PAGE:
Hi Bearcat. Sounds as if you are going/have gone through a rough time. I feel really bad for you. But please be assured that you definitely aren't alone. My AVM is unruptured and untreated. Although it was diagnosed more than 20 years ago it is in a difficult place to remove without deficit. In day to day life it hasn't given me much problem so far. So for now I have decided the risks of serious deficit are just too great for me. However I completely understand what you say about memory problems. My memory used to be great and my long-term memory is still great. But as I have got older I have definitely noticed my short-term memory deteriorating. Much of the time I can't remember what people have said to me earlier in the same day. And that makes me doubt myself when I am talking to others and has damaged my self-confidence. I feel like I have premature dementure. And you are right that others find this very difficult to understand. Please hang in there. We're always here for you if you need to talk things over.

my ruptures, I had 2 in a 5 week period was in 2009 and I still have memory problems and probably always will. It has gotten better over time and with a year of cognitive therapy. I can’t stress to you enough how important that therapy is. If you broke a bone you would have physical therapy, rite? Cognitive therapy is PT for your brain which was injured and needs help. Good luck

Oh, my thoughts are with you. I also was 14 when I had a major brain hemorrhage-my first. That is how my AVM announced itself. Four days before turning 15. My life has sure been different. I was unable to have surgery due to the deep location. 38 years later, and over 14 bleeds later, 3 1/2 years ago, the thing bled again and created a blood clot on my brainstem. I HAD to have a craniotomy and now, the stubborn AVM was able to be removed.
A happy dream for me is when I was 14, before my first massive burst. I was normal. I could do everything, without limitations. Since then, I've lived a different life, although always looking like nothing happened, made it difficult for others to understand my limits. I saw good improvement for two years after it happened. Since my brain surgery, well, 3 years is nothing when you are talking about the brain. I've had a different life, one I am grateful to have. I need to chat with you at length. This has been a life long battle for me. You'll find out who your friens are and those that stick by you. After awhile my dearest and truist, ( or those I thought were) took off and lived their "normal" life. You'll come to understand that you are not your "normal" self, but a better version with a different outlook on life, family, friends. All of this, just plain sucks, for lack of a better phrase, when you are 17. Dating and stating the truth was a nightmare. When guys found out I couldn't go skiing, or had phisical limits, they were a gonner! Good thing though. I was 32 when I got married. I didn't know or plan on having anymore brain issues, let alone brain surgery. It's been 3 years post op, and I don't know what I would do without the man I chose to marry and call my husband. My biggest fear was getting sick, and living the whole nightmare out. He is with me every step of the way. My memory is a mess-short term. I really didn't know who he was at first. I came home to a house I didn't know, and address and phone number, I didn't know etc. I don't have any tips on memory help. I'd say write things down, or talk into your phone, etc. execept I can't write and can't remember how to work the Ipod thing! Still, my friends can't see the problem, so don't really get that I can't remember if I ate or not, or who said what or where! I will tell you this. You are smarter than you know and even more so for forging on, in spite of this. It took me 13 years to graduate from college--now that's persistance! I started and stopped due to a brain hemorrhage, more time than I care to think about. I kept on keeping on, and thought if I'm going to die, at least I'll die with some knowledge! You can do this. Be well.. Susan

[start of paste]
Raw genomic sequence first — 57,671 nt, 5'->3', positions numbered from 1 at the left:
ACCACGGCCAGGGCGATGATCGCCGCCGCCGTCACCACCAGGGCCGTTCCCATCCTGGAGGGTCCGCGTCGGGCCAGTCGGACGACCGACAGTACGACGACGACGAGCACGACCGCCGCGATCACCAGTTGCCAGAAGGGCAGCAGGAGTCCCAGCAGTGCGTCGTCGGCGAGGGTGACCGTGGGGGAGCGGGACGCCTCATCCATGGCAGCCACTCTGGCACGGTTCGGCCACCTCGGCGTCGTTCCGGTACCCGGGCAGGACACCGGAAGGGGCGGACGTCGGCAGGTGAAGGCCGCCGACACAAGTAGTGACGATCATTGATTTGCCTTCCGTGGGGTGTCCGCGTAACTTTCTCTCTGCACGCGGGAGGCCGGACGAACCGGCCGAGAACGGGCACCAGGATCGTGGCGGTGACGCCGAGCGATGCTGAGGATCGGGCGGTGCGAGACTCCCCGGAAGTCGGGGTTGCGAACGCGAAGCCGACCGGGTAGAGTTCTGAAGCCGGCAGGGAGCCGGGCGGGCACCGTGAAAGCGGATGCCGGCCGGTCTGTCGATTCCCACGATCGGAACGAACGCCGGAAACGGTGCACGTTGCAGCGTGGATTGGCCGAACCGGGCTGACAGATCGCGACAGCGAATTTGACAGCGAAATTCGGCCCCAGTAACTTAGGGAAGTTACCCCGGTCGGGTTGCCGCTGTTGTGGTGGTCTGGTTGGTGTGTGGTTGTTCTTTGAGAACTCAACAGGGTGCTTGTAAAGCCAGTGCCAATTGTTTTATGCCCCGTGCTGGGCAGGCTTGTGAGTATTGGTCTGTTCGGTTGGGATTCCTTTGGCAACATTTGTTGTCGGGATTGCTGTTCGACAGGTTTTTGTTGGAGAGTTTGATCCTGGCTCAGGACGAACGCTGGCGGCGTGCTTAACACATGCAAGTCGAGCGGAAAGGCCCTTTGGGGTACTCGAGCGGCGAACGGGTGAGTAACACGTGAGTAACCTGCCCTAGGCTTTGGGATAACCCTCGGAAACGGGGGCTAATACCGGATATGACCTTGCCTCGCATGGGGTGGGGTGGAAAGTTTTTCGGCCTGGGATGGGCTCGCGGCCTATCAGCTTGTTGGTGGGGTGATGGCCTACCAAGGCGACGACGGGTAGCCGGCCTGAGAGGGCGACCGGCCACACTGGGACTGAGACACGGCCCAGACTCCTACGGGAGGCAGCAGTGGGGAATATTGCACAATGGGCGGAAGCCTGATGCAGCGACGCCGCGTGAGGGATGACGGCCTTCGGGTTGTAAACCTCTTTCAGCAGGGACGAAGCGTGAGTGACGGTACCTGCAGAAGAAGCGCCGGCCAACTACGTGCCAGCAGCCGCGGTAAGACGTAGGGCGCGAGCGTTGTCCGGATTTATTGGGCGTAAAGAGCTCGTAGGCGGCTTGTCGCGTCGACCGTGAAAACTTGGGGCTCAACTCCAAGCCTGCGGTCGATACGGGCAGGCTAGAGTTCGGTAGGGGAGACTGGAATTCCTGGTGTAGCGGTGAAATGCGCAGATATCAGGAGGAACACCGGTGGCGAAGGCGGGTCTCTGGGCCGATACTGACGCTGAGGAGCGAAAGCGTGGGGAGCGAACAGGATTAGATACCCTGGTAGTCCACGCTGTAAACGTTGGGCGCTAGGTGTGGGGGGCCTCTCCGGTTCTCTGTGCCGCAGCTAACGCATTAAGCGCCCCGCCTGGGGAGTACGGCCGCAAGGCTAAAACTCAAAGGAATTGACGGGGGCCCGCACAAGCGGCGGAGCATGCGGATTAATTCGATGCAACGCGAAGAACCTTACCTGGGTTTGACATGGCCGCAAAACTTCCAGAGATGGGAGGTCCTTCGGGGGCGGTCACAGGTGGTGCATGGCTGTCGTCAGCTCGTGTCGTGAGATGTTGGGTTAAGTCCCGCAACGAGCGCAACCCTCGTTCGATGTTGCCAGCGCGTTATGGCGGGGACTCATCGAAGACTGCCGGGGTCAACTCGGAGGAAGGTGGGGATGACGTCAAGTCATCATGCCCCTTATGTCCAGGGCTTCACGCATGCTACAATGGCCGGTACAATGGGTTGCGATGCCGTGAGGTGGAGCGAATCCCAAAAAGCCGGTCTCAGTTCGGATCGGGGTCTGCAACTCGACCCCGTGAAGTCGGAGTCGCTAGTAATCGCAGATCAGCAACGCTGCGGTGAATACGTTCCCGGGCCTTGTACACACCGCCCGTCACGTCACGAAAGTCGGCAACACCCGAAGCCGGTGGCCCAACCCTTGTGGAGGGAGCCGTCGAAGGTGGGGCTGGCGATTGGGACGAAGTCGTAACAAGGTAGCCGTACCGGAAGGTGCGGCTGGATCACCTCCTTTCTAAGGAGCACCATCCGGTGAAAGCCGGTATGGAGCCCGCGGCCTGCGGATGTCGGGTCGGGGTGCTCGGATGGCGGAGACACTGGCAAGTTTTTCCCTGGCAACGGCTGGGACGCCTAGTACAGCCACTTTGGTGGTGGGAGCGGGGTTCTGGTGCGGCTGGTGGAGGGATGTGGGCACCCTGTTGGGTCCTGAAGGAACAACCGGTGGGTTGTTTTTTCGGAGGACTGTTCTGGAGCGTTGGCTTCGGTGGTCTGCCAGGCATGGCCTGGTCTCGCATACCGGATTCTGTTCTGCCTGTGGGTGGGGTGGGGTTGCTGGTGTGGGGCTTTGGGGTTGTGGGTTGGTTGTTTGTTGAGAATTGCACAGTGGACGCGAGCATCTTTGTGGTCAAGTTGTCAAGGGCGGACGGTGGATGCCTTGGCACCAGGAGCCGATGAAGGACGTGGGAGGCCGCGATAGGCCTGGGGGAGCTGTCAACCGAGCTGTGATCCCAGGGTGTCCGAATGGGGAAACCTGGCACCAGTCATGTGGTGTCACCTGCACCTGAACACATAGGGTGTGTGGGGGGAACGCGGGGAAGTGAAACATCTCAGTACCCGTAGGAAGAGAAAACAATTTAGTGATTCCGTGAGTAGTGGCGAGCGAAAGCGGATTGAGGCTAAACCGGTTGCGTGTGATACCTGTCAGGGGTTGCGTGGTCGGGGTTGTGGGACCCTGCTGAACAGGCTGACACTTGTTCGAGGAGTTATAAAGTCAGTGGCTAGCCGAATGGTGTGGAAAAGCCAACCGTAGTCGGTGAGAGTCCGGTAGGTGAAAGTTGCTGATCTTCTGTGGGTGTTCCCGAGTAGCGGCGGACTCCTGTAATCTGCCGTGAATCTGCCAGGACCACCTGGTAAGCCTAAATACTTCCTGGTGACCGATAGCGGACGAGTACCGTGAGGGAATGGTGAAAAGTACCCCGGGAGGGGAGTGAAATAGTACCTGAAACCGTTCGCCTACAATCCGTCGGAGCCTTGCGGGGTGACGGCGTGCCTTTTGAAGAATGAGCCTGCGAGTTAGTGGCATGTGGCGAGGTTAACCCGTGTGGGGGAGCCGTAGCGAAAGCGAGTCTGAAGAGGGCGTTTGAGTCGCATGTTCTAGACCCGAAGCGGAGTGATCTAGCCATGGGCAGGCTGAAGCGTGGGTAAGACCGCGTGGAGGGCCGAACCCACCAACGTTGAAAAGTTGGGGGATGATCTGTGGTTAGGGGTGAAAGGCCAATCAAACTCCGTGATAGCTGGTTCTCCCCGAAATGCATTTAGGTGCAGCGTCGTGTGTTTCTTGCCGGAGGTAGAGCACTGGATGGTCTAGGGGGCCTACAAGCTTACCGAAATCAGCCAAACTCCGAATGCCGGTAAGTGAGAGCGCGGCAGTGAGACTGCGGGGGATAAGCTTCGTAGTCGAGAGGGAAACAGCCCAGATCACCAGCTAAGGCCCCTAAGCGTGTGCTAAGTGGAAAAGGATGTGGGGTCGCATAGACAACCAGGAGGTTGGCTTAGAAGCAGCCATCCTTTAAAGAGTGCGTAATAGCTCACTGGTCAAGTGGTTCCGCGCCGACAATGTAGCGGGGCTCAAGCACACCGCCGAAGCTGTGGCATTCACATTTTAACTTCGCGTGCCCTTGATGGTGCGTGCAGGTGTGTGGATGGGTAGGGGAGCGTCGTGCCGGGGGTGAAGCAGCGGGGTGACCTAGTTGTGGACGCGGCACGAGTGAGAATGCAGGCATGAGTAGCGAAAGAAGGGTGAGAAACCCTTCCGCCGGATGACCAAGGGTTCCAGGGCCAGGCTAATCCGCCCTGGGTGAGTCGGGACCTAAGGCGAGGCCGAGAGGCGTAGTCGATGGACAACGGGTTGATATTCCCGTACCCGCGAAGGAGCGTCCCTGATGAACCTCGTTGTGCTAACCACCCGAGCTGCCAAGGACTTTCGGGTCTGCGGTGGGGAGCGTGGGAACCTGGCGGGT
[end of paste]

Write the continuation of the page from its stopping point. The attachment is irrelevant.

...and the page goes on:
Hi Bearcat,

I agree...have many of the same problems...